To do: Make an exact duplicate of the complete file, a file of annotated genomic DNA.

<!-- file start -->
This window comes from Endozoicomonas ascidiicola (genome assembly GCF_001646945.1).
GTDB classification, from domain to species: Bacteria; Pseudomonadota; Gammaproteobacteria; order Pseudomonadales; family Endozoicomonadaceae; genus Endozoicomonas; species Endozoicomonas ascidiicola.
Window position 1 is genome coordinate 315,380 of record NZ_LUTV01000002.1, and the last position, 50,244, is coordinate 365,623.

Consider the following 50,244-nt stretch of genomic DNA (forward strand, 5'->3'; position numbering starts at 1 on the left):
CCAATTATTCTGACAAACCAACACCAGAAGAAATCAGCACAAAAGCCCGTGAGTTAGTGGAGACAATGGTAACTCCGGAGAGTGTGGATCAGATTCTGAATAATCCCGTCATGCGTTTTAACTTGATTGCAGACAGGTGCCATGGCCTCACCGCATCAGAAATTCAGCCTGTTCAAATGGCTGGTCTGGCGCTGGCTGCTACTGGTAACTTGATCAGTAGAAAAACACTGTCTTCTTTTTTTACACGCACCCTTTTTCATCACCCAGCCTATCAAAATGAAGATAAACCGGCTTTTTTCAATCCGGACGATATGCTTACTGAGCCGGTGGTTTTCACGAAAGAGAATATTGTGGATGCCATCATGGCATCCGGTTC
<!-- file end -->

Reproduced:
This window comes from Endozoicomonas ascidiicola (genome assembly GCF_001646945.1).
GTDB classification, from domain to species: Bacteria; Pseudomonadota; Gammaproteobacteria; order Pseudomonadales; family Endozoicomonadaceae; genus Endozoicomonas; species Endozoicomonas ascidiicola.
Window position 1 is genome coordinate 315,380 of record NZ_LUTV01000002.1, and the last position, 50,244, is coordinate 365,623.

Consider the following 50,244-nt stretch of genomic DNA (forward strand, 5'->3'; position numbering starts at 1 on the left):
CCAATTATTCTGACAAACCAACACCAGAAGAAATCAGCACAAAAGCCCGTGAGTTAGTGGAGACAATGGTAACTCCGGAGAGTGTGGATCAGATTCTGAATAATCCCGTCATGCGTTTTAACTTGATTGCAGACAGGTGCCATGGCCTCACCGCATCAGAAATTCAGCCTGTTCAAATGGCTGGTCTGGCGCTGGCTGCTACTGGTAACTTGATCAGTAGAAAAACACTGTCTTCTTTTTTTACACGCACCCTTTTTCATCACCCAGCCTATCAAAATGAAGATAAACCGGCTTTTTTCAATCCGGACGATATGCTTACTGAGCCGGTGGTTTTCACGAAAGAGAATATTGTGGATGCCATCATGGCATCCGGTTC